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robdodson Ratcheting (#124)
* Tidy up howto-checkbox.

- No longer style against ARIA states. ARIA is an implementation detail.
- Change keyboard handers to use keyup to prevent rapid toggling while holding the key down.
- Update checkbox README to mention that tabindex is removed when the element is disabled.

* Load howto-label script for all demos.

- Add howto-label to howto-checkbox demo

* Wrap howto-radio-group in a fieldset/legend

* Whitespace
Latest commit 0a8bf67 Oct 9, 2017
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images Howto checkbox redux (#41) Apr 14, 2017 Ratcheting (#124) Oct 9, 2017
demo.html Ratcheting (#124) Oct 9, 2017
howto-checkbox.e2etest.js License headers (closes #54) May 5, 2017
howto-checkbox.js Ratcheting (#124) Oct 9, 2017
howto-checkbox.unittest.js License headers (closes #54) May 5, 2017

Summary {: #summary }

A <howto-checkbox> represents a boolean option in a form. The most common type of checkbox is a dual-type which allows the user to toggle between two choices -- checked and unchecked.

The element attempts to self apply the attributes role="checkbox" and tabindex="0" when it is first created. The role attribute helps assistive technology like a screen reader tell the user what kind of control this is. The tabindex attribute opts the element into the tab order, making it keyboard focusable and operable. To learn more about these two topics, check out What can ARIA do? and Using tabindex.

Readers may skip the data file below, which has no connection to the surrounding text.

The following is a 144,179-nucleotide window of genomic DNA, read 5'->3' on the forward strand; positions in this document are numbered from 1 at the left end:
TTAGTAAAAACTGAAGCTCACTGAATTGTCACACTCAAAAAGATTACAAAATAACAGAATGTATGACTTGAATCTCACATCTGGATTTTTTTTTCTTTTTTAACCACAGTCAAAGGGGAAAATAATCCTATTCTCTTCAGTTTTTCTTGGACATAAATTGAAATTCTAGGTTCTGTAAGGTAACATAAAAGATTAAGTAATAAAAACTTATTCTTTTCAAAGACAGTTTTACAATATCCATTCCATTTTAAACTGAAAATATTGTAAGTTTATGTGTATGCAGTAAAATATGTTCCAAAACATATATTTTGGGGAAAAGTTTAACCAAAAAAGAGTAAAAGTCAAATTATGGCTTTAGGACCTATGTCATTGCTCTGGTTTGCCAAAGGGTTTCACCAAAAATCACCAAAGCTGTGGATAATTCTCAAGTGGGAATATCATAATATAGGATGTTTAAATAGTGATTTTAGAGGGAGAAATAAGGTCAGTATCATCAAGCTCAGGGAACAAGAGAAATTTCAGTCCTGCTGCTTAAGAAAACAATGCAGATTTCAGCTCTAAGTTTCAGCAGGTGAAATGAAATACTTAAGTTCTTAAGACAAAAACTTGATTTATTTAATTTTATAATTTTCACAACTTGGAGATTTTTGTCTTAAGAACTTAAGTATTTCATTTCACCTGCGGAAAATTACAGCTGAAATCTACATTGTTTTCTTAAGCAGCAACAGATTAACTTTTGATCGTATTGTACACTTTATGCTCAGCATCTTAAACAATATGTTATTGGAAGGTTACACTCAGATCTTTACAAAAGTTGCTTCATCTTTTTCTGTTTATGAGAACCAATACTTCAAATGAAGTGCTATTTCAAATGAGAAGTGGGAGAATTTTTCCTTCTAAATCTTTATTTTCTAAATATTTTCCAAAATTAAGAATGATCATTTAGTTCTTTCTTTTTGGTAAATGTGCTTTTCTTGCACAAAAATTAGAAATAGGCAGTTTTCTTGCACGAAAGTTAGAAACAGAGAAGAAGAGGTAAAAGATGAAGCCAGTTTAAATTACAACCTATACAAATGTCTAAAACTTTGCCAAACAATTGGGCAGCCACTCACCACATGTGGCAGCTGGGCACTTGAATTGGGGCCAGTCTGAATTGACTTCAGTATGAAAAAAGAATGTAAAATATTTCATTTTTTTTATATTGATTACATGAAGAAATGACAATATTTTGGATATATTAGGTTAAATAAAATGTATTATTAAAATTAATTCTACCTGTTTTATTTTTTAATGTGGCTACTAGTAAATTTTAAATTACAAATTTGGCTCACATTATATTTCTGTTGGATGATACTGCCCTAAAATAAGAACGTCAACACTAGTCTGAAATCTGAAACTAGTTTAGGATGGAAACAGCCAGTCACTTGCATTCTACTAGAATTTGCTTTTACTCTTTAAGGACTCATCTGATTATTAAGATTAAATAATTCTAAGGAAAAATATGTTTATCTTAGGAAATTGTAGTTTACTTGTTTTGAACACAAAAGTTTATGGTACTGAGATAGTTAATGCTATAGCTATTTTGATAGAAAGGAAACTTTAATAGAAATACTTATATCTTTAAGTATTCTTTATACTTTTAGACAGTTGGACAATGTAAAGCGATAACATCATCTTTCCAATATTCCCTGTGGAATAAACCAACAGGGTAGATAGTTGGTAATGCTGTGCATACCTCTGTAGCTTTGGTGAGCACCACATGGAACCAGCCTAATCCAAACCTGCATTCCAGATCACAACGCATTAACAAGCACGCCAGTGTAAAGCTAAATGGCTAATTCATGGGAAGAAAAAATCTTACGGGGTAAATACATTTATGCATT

When the checkbox is checked, it adds a checked boolean attribute, and sets a corresponding checked property to true. In addition, the element sets an aria-checked attribute to either "true" or "false", depending on its state. Clicking on the checkbox with a mouse, or space bar, toggles these checked states.

The checkbox also supports a disabled state. If either the disabled property is set to true or the disabled attribute is applied, the checkbox sets aria-disabled="true", removes the tabindex attribute, and returns focus to the document if the checkbox is the current activeElement.

Warning: Just because you can build a custom element checkbox, doesn't necessarily mean that you should. As this example shows, you will need to add your own keyboard, labeling, and ARIA support. It's also important to note that the native <form> element will NOT submit values from a custom element. You will need to wire that up yourself using AJAX or a hidden <input> field. For these reasons it can often be preferrable to use the built-in <input type="checkbox"> instead.

Reference {: #reference }

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